Young. Wild. Free., the sharp and sleek drama directed by Thembi Banks and starring Algee Smith, Sierra Capri and Sanaa Lathan, debuted to audiences over the weekend at the Sundance Film Festival.

The film, co-written by Banks with Juel Taylor, has the distinction of being one of the only films to be fully financed by Black-owned entities– MACRO and Confluential Films. Banks noted the importance of that during her introduction for the film’s premiere at the Library Center Theatre in Park City, and also dove into more detail about it in a recent interview with Shadow and Act.

“It was such a beautiful and special thing and that’s why we had to call it out,” Banks told us. “And I had to make sure that people knew that there is such power in looking into your own community and supporting your own community…and that we are doing it…because you hear so much about how we don’t support each other and how we’re not able to have the resources to do the things that we wanna do for ourselves and each other. This is a beautiful moment where we can say it happened.”

“Talented and respected men in our industry, Charles King (MACRO founder and CEO) and Tommy Oliver (Confluential founder and CEO), and of course, James Lopez (MACRO Film Studios president)– they came together and they supported me, another black person, at the beginning of her career,” she continued. “And not only did they support me financially, but they supported me creatively because we all know there are situations where people hold the purse strings and they say,’ I’m gonna give you this money, but you have to do what I say.'”

The film itself revolves around Brandon (Smith), a teenager who is struggling both at school and at home, as he uses art to escape from his daily trials. Things change after a wild encounter with a new girl he meets, Cassidy (Capri), and her influence leads him down a dangerous path. With all of this, the movie is ripe with a lot of deep, meaningful and topical themes, but also has humor and wit to it as well.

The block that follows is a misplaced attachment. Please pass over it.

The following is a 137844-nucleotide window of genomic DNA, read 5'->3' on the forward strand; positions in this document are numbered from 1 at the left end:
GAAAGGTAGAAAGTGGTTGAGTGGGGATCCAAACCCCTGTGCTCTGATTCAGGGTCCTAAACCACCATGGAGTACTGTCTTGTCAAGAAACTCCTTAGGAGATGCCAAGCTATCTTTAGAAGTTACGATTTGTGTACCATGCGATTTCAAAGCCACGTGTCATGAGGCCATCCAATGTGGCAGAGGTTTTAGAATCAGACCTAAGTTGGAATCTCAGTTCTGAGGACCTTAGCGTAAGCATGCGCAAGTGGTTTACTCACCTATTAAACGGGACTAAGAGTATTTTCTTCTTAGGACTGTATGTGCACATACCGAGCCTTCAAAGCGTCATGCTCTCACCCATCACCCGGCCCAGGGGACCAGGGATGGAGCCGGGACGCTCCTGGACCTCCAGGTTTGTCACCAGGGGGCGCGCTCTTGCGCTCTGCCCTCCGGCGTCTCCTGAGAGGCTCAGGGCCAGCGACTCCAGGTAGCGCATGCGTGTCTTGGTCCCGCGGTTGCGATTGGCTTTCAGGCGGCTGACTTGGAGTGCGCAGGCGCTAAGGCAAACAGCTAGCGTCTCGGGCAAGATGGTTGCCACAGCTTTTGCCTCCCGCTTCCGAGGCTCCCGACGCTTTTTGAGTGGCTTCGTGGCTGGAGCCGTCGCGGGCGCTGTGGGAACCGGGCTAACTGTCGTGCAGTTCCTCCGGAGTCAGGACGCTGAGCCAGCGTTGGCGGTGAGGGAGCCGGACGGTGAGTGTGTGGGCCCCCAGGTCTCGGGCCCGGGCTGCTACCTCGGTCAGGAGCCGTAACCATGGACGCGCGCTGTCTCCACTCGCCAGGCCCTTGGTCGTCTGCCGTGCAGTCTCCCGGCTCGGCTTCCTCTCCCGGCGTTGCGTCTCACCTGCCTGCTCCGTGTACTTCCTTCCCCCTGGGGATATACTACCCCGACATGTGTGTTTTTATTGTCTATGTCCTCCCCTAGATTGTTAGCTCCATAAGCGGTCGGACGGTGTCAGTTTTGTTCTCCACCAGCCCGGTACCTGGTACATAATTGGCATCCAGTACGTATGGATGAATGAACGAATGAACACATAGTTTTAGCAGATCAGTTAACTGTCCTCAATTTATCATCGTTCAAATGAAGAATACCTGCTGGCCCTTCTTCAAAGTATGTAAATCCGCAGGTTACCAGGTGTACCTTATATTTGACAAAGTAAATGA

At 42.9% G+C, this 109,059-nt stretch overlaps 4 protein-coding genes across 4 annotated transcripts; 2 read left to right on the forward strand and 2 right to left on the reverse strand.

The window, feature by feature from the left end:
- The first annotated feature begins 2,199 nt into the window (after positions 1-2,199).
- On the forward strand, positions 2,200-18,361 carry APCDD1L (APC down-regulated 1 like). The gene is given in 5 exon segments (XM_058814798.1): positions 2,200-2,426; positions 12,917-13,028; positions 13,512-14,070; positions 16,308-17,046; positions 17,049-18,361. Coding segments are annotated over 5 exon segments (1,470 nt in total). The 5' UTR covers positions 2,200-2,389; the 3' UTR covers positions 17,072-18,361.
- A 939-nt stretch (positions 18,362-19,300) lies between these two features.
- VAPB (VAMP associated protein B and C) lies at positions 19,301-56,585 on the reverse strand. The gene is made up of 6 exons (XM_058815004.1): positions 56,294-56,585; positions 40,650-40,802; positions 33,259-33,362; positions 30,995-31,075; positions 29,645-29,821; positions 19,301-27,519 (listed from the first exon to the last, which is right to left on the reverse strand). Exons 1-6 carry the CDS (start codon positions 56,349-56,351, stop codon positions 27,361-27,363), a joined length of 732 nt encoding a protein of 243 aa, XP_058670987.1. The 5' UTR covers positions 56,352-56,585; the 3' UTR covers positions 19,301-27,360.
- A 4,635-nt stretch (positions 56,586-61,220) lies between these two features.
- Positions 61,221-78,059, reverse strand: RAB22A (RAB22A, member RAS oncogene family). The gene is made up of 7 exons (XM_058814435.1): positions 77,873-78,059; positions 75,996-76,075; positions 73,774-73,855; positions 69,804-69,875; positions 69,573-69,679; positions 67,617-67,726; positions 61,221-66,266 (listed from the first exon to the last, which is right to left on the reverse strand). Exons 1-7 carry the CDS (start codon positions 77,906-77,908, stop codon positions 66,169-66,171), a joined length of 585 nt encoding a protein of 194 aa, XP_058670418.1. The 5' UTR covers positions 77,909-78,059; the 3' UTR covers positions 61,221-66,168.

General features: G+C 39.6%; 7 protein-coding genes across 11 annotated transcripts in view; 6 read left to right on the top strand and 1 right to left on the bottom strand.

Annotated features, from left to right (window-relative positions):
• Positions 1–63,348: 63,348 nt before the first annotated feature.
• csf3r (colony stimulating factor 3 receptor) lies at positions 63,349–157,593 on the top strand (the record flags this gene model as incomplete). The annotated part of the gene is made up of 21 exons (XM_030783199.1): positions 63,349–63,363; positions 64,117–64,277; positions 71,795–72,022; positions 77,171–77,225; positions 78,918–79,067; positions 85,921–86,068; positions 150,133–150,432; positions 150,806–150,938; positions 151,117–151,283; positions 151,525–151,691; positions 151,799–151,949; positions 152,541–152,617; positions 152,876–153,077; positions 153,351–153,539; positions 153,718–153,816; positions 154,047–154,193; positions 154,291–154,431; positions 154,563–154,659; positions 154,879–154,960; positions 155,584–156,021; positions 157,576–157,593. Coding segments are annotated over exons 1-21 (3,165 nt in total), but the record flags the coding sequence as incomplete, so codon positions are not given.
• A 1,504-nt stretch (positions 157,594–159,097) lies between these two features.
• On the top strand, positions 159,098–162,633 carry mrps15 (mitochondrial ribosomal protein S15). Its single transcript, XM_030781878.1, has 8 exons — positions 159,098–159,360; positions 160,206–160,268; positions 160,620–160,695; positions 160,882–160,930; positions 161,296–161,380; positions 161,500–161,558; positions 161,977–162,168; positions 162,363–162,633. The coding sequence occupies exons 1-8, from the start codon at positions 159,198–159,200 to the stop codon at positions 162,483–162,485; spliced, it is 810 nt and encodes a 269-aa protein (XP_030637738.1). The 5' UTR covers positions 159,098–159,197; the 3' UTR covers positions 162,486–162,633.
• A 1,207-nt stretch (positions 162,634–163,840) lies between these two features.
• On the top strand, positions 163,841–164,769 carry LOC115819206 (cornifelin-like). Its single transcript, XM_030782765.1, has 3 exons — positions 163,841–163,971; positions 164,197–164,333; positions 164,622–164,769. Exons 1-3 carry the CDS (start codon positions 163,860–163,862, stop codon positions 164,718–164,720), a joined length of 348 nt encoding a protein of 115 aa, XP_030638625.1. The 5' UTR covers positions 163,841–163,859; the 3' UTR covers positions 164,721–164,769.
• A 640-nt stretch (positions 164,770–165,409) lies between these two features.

Banks, who has quickly become a prolific episodic television writer/director/producer with Only Murders in the Building, The Sex Lives of College Girls and Love Life, says this levity is something always present in her work.

“I always approach everything I do with levity,” she said. “I think you can’t have happy without sad, darkness without light–so I think to really feel the impact of any moment, whether it is laughter and a chance to breathe or whether it’s like the heaviness and the gravity of some of the emotional moments, you kind of have to have those two things go hand in hand. For me…it’s always important to have levity, but also in particular for this story, I think on the page and sometimes in execution, stories like this can really take a toll on you emotionally and can feel very downtrodden. I didn’t wanna do that. I wanted people to root for this Brandon, this family, Janice, and so I wanted to make sure that there was joy and light and love and warmth sprinkled in throughout.”

The writer-director also spoke about casting the films’ leads in Smith and Capri.

“I was so blessed and fortunate to have them,” the director explained. “Algee was the role we cast first, and it was difficult just because there is a balance in Brandon that was hard to attain, not only in performance and audition-wise, but just like the physical embodiment, the essence– he’s both fragile yet strong. That was something that we looked for a lot [with that] character because we wanted people to root for him and not feel like he’s just some like introvert in a shell and there’s nothing to kind of like gravitate towards. But we also wanted people to feel for him and know and see that there is a very, very sensitive person in there who is struggling.”

At the same time, it was important that the character of Brandon have that “leading man energy,” as Banks put it. “Algee really embodied all of that and it was very clear– I always knew it was him from the very first time I saw him. And Sierra was with us from the beginning too. In her audition, she came in dressed as the part, she had purple hair and such an edginess to her. She really shocked and scared us a little bit at just how callous but also interesting she was, because that’s the true nature of Cassidy.”

Young. Wild. Free. premiered Jan. 22 at the Sundance Film Festival and is awaiting acquisition.